On my last morning, I finally spotted through the mist the loons that had entertained me with their calls throughout my stay - 6 of them!
Located at the northern end of Lake George and about 7 miles south of Ticonderoga, Rogers Rock is a boater’s paradise. I was here midweek, so it wasn't packed, but I image when it's full that it may be noisy - and not just from the people. Look carefully at the map when choosing your site. Many of them are near the main road. Sites aren't particularly level or large. Cell phone coverage is spotty, I was getting 1-2 bars with Verizon.
There's a boat inspection station, boat ramp, and mooring as well as a beach. Ticonderoga offers some history and is worth a half-day visit. Lake Champlain isn't far away, either.
This campground is just south of Lake Placid. Located near a main road, street noise is a problem, but it’s hard to beat the low cost proximity to Lake Placid and Saranac Lake if you want to explore the towns. The sites in the center of the loop are more open; if I had a larger rig, I’d stick to that area. Some areas get a little tight and the website doesn’t provide vehicle length information. I tried to take pictures of as many of the sites as possible. It needs an overhaul…the bathrooms were on the grungy and worn side.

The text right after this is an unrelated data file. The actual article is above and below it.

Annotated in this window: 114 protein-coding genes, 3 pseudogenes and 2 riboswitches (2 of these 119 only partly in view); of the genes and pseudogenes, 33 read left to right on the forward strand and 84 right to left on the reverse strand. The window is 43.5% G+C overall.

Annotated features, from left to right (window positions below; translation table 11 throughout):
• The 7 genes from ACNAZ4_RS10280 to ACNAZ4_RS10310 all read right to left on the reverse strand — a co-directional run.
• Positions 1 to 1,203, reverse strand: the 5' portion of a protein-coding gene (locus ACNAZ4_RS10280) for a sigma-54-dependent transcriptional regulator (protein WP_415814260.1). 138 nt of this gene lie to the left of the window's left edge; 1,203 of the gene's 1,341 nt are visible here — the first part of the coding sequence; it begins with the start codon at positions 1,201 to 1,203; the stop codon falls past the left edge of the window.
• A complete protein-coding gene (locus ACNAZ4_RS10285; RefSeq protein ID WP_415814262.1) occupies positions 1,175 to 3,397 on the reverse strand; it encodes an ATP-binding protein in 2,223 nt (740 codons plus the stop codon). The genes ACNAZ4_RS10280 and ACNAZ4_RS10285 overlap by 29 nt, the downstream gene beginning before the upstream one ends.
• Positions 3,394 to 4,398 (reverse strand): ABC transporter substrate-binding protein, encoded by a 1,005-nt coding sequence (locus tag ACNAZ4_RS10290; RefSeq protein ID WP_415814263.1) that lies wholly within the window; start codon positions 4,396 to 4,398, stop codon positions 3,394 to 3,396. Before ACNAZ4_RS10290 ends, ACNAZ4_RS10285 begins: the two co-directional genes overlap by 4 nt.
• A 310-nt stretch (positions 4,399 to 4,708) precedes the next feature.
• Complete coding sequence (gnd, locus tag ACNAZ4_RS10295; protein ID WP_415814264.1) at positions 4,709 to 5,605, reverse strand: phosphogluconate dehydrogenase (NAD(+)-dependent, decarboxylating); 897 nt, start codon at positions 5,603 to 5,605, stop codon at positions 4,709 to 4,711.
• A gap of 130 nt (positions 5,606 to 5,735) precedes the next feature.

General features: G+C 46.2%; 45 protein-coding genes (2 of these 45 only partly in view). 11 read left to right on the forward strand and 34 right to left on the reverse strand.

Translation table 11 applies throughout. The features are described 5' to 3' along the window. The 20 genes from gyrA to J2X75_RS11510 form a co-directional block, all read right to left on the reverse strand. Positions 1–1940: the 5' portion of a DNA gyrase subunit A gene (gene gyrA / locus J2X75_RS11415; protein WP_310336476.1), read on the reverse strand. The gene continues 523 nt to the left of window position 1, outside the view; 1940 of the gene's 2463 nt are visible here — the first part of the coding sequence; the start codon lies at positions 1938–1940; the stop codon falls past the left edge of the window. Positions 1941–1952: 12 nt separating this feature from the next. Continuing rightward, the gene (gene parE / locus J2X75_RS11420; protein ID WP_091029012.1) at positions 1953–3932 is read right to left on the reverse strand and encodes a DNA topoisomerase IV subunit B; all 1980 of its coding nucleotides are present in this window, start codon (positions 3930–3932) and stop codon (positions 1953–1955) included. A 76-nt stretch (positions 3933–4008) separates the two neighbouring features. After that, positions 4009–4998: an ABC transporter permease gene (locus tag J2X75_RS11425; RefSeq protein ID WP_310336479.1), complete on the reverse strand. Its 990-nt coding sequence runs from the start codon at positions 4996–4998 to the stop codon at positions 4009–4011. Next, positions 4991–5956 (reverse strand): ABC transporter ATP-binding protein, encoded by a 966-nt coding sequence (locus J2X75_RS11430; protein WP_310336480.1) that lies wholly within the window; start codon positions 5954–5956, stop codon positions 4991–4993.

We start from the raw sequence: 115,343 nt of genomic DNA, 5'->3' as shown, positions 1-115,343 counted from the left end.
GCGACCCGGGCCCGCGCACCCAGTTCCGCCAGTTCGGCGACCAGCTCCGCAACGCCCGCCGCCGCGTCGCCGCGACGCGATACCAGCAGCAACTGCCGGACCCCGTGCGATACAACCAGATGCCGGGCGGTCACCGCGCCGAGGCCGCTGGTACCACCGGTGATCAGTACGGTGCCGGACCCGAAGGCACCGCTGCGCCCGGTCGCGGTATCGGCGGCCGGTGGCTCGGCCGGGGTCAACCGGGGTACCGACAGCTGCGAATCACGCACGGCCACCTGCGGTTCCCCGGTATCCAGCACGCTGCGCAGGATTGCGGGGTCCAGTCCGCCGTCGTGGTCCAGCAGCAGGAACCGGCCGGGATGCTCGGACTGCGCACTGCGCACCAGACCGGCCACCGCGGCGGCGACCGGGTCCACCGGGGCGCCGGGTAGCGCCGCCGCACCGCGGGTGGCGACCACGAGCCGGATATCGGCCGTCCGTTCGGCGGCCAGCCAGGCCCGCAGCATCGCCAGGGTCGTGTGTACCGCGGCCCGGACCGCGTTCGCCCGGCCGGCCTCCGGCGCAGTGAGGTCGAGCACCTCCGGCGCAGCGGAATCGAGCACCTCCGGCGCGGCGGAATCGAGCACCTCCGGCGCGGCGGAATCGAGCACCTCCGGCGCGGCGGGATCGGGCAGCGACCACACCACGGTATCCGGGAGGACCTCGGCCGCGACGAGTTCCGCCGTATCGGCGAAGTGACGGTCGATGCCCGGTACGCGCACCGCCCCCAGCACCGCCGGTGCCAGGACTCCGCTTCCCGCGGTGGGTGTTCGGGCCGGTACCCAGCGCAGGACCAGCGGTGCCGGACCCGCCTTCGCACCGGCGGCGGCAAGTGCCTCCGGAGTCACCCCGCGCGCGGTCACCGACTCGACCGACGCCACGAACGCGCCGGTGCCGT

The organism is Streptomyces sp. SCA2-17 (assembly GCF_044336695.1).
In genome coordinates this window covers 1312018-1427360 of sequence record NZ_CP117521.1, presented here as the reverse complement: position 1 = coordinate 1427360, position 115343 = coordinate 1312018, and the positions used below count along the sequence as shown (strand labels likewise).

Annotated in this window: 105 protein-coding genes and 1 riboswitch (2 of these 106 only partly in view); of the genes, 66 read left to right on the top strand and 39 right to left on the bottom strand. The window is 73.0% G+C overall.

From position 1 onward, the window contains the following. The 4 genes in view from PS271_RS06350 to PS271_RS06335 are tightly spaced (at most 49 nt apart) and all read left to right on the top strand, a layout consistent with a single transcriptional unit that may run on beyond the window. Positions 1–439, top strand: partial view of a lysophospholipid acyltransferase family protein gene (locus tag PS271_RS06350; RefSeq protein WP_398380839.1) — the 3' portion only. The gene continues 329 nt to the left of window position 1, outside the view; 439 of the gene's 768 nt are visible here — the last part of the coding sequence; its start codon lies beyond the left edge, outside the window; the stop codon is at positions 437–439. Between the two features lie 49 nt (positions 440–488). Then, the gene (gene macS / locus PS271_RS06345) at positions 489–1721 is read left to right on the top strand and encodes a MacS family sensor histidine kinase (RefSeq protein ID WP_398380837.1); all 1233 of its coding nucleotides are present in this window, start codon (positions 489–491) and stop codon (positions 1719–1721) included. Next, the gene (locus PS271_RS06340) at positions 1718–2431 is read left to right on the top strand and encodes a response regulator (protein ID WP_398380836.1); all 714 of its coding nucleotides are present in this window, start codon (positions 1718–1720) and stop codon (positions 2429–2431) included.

There’s a trail to Scarface that leaves from the campground. Like many of the towns in the area, Saranac has a hiking challenge. Complete 6 hikes in the area and earn a patch; Scarface is one of the 6. The first part of the trail also takes you to a river for fishing. In addition to the Olympic sites in and around Lake Placid and Whiteface, I found some geocaches and discovered the John Brown Farm State Historic Site, which was open for exploration. It was interesting to learn a little more about the man behind the raid on Harper’s Ferry.
Hikes abound. There are numerous boating opportunities in the area. Next door is a barbecue place that seemed to be busy.